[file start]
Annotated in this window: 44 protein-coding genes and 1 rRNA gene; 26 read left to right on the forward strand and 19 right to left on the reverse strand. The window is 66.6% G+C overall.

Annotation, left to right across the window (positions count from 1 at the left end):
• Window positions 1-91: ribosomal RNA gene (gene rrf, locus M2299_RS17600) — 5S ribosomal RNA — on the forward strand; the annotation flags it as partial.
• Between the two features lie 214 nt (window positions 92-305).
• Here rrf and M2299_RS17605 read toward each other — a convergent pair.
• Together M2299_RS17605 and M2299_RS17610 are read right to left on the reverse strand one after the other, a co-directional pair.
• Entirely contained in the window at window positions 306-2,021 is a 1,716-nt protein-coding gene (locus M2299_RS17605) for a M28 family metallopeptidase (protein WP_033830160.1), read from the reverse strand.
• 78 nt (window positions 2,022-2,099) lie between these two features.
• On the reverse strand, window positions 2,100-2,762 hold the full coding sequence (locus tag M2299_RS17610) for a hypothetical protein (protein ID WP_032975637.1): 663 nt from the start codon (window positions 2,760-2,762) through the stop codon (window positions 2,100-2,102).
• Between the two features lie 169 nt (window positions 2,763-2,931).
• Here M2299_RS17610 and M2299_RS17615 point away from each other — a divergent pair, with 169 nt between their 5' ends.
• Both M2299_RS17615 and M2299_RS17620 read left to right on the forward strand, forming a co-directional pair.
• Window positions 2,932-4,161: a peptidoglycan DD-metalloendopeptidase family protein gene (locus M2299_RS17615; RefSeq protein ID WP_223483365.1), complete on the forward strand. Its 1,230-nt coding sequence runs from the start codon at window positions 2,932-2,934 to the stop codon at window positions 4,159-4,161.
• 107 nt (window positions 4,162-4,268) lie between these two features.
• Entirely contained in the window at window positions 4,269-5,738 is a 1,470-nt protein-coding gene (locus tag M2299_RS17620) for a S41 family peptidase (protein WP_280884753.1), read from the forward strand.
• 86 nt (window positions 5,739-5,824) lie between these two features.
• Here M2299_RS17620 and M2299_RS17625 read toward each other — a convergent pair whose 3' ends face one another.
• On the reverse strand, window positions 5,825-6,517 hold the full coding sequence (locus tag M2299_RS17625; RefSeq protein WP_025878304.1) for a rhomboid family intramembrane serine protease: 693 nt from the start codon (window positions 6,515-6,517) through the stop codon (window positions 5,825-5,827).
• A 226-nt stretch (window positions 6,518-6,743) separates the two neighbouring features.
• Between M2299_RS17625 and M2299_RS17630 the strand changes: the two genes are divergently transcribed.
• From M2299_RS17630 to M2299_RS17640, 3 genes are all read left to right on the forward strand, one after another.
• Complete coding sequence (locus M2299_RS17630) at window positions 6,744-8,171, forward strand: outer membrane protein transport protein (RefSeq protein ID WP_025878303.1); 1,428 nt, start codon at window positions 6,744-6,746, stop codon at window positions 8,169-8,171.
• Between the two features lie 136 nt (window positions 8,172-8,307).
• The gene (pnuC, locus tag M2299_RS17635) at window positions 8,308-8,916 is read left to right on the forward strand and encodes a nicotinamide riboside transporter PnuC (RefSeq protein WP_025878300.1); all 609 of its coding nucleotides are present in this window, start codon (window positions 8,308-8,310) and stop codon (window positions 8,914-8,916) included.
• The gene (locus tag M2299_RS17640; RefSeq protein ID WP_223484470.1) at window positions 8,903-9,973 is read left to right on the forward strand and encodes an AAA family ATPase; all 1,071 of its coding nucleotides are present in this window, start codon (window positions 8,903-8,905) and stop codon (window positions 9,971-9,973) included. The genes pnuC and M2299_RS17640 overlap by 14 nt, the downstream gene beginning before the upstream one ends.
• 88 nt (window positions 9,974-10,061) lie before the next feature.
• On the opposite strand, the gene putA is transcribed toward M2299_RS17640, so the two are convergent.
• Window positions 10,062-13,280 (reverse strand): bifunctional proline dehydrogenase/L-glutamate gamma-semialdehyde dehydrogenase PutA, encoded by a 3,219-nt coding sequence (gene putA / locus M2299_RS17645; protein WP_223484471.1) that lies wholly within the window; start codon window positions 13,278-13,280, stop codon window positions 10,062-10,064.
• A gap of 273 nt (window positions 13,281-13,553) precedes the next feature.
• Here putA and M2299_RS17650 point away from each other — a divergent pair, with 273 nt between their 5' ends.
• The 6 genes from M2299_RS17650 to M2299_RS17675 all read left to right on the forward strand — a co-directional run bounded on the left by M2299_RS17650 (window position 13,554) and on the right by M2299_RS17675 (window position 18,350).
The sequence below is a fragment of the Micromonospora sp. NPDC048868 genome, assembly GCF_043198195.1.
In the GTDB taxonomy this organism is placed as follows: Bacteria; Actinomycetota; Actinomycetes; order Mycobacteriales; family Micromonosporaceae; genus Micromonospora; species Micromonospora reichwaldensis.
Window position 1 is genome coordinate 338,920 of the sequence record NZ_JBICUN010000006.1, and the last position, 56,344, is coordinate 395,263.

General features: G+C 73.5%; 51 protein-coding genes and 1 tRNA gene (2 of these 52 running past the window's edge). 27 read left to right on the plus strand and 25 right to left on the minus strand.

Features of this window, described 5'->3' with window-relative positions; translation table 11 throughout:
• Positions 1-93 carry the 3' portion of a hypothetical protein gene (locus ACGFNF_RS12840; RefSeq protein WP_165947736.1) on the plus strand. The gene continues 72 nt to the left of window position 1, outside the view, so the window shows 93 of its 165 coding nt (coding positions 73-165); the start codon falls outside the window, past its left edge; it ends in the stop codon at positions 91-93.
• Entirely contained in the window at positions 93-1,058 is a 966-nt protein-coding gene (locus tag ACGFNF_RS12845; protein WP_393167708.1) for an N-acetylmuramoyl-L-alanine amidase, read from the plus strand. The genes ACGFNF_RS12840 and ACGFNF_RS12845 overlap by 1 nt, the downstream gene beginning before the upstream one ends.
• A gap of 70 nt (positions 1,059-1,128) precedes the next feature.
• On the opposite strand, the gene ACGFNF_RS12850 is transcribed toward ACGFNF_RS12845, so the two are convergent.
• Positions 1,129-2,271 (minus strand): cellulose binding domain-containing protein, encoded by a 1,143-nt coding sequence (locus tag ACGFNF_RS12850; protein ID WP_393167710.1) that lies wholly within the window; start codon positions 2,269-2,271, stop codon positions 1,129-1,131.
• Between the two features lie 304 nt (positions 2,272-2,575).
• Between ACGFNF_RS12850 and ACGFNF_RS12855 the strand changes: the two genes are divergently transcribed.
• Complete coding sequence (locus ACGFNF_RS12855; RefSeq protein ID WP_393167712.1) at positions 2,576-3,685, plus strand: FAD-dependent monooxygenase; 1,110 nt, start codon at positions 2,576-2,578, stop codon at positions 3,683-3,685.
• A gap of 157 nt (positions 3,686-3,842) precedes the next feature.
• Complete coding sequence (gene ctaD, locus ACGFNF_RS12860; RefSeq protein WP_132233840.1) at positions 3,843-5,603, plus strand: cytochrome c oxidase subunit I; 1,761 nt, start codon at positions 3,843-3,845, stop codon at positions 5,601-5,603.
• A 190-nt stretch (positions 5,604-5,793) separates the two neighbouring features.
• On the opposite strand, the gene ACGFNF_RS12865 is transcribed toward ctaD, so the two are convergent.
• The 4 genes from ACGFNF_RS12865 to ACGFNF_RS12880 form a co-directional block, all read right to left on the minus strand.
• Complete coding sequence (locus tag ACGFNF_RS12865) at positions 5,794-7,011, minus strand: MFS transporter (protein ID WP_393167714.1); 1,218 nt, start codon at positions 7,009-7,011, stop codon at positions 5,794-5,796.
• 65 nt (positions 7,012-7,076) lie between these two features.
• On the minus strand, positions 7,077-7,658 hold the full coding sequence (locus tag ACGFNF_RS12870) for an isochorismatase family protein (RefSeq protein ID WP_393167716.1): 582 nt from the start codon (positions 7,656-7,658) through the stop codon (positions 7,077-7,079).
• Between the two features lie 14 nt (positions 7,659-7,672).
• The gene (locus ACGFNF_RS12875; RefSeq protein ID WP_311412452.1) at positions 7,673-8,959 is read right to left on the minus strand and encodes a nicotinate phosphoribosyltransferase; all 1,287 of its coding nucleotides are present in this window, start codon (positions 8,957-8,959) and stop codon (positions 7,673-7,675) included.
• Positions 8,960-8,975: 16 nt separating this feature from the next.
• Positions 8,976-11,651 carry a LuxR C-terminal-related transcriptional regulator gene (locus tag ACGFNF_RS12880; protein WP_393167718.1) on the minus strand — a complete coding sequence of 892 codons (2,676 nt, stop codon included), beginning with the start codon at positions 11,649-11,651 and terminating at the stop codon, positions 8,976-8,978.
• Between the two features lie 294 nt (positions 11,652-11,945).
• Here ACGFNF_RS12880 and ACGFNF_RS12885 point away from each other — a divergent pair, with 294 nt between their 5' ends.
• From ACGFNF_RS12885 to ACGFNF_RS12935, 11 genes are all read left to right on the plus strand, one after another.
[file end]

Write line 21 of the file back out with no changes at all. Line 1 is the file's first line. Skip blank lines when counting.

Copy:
• From M2299_RS17630 to M2299_RS17640, 3 genes are all read left to right on the forward strand, one after another.